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How do I deal with family who want to take Grandparents OFF of their medications?

Please Help! I need advice...

My Aunt and Mother want to take my Grandparents OFF of their Rx meds because of "vague" reasons (including "it's probably hurting their kidneys" and "they don't feel pain anymore"). Currently I am my grandparents' primary caregiver and I think this is an awful idea.

My grandparents are in good health for their 94 & 96 years respectively. My grandfather takes 2 vitamin supplements and Rx meds for gout & high blood pressure & acid reflux. While my grandmother takes 2 vitamin supplements and Rx meds for osteoarthritis (meloxicam, a mild anti-inflammatory, non-steroid pain medication) & thyroid meds + meds to counteract the thyroid meds.

They want to take them off the supplements (iron & metamucil) altogether. As well as the meloxicam for my grandmother and the Rx acid reflux drug for my grandfather. My main gripe: is that they want to take my grandmother off of the meloxicam for her arthritis. I think it is ridiculous that my Aunt and Mother want my grandfather to continue to take his meds for gout, because it is more obvious when he is in pain, while my grandmother's severe dementia limits her ability to communicate whether she is in pain and she just seems more cantankerous when she is in pain.

They say that she doesn't "feel the pain" anymore, but they don't even want to ask the doctor who prescribed the supplements and Rx meds to my grandparents first BEFORE taking them off these medications, vitamins, and supplements. It would be one thing if their prescribing doctor thought it would be okay but my Aunt and Mother "believe" that the doctor is just trying to make money off of my grandparents (the medications are relatively inexpensive $5-$10 each, but they have to go to the doctor every three months to get their Rx meds refilled).

How do I communicate, without sarcasm and without getting angry, because yes I AM UPSET about this; that we are a Care TEAM and that as a TEAM we need to first ASK my grandparents and their doctor BEFORE taking them off the meds they have been taking for DECADES...

Upset and Disappointed in Seattle,
thanks in advance for any advice you can give.
Status: Open    Nov 12, 2015 - 07:59 AM

Dementia, Senior Health & Nutrition

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Expert Answers

Nov 19, 2015 - 01:41 PM

Lots of people with dementia have pain and are unable to communicate that to their caregivers. It may exhibit as agitation, aggression, increased confusion, or isolating themselves and sleeping more. Since you have already noticed that she "seems more cantankerous", the behavioral issues will probably increase if her meds are withdrawn. Please seek out medical opinion before changing any medications.

Voted Best Answer

Nov 19, 2015 - 01:41 PM

Lots of people with dementia have pain and are unable to communicate that to their caregivers. It may exhibit as agitation, aggression, increased confusion, or isolating themselves and sleeping more. Since you have already noticed that she "seems more cantankerous", the behavioral issues will probably increase if her meds are withdrawn. Please seek out medical opinion before changing any medications.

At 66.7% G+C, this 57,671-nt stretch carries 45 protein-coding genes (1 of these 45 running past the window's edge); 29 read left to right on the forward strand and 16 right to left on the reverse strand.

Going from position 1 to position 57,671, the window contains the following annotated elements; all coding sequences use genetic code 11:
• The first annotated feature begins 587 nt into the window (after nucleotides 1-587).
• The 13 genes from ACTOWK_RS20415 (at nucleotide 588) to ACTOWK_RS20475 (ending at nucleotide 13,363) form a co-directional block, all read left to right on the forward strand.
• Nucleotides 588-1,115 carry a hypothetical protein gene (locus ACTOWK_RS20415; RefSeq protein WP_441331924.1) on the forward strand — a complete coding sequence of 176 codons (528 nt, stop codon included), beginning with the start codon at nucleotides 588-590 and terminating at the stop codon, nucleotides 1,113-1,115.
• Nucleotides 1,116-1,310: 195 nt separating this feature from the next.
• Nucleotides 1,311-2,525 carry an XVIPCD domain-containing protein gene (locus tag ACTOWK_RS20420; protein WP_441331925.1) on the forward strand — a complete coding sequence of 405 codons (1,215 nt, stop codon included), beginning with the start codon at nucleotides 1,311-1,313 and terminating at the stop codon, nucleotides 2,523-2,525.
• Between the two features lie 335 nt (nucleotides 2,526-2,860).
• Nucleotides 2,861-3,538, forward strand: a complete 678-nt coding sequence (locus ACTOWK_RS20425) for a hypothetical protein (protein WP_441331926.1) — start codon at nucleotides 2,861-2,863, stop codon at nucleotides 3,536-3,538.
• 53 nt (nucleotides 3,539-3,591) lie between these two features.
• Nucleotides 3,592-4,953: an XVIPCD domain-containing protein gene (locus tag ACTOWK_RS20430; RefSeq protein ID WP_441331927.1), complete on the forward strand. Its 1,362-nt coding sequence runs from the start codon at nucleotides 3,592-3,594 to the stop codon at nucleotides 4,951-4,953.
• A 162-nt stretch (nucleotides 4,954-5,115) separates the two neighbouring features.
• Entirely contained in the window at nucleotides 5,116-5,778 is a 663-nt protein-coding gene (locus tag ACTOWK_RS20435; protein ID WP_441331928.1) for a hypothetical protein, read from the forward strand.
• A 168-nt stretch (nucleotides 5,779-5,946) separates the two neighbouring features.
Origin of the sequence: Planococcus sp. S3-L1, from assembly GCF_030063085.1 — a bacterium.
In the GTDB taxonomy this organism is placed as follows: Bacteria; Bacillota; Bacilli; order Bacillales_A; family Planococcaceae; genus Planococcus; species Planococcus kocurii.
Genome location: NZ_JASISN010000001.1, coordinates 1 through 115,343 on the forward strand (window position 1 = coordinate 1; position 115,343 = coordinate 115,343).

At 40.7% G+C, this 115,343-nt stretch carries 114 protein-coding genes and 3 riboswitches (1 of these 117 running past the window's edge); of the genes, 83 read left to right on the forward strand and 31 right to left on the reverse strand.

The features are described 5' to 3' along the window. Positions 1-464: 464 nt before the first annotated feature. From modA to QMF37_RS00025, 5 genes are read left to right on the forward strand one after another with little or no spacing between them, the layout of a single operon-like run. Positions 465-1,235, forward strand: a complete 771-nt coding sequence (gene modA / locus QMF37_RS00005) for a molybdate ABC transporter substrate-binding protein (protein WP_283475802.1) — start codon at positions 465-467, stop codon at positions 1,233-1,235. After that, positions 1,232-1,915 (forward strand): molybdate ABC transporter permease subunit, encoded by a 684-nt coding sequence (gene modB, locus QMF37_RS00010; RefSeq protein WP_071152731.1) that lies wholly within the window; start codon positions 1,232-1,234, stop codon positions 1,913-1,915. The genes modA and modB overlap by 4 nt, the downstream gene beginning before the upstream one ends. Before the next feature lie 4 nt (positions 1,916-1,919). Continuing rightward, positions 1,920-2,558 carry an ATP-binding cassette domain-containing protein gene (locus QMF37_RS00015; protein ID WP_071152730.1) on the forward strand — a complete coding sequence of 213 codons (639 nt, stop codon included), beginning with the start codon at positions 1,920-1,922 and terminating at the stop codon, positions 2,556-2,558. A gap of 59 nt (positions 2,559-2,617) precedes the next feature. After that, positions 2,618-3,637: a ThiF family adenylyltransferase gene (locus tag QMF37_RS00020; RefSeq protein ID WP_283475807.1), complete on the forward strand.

Answers

Nov 15, 2015 - 08:11 AM

I think it depends entirely on the situation. Many elderly homes want to keep the patients drugged up so they aren't as "much trouble". In many, if not most of the cases, I'd like to think there are alternatives solutions that would be better. If it's supplements (vit C, iron, etc.), that they are used to taking and it makes them feel better, why not let them continue with them? In both cases, consider the psychological and emotional needs as well as the physical.

Nov 15, 2015 - 01:01 PM

Jizu, Thank you for being your grandparents' main caregiver. I don't blame you for being upset and disappointed. In my opinion it is cruel to remove your grandmother from the meloxicam; she most certainly DOES feel pain, even if she can't say so. Likewise your grandfather's acid reflux med is important for his comfort. It is unusual for prescriptions to be written for only three months - generally they are written for a year, so you might ask their doctor to write them for a year as it is causing distress for your mom and aunt for them to have to go to the doctor so frequently to get the RX orders.

Are you an adult, Jizu? Who has legal control over you grandparents' finances? If your mom or aunt has legal power of attorney (POA) you may be helpless to go against them, but if you are an adult you could contact the doctor and let him/her know what is going on. Most states have some form of Elderly Protective Services and if the withholding of the meds causes your grandparents harm or pain, the doctor might intervene or help you to intervene. My advice would be to call your grandparents' physician immediately and tell him/her what is happening.

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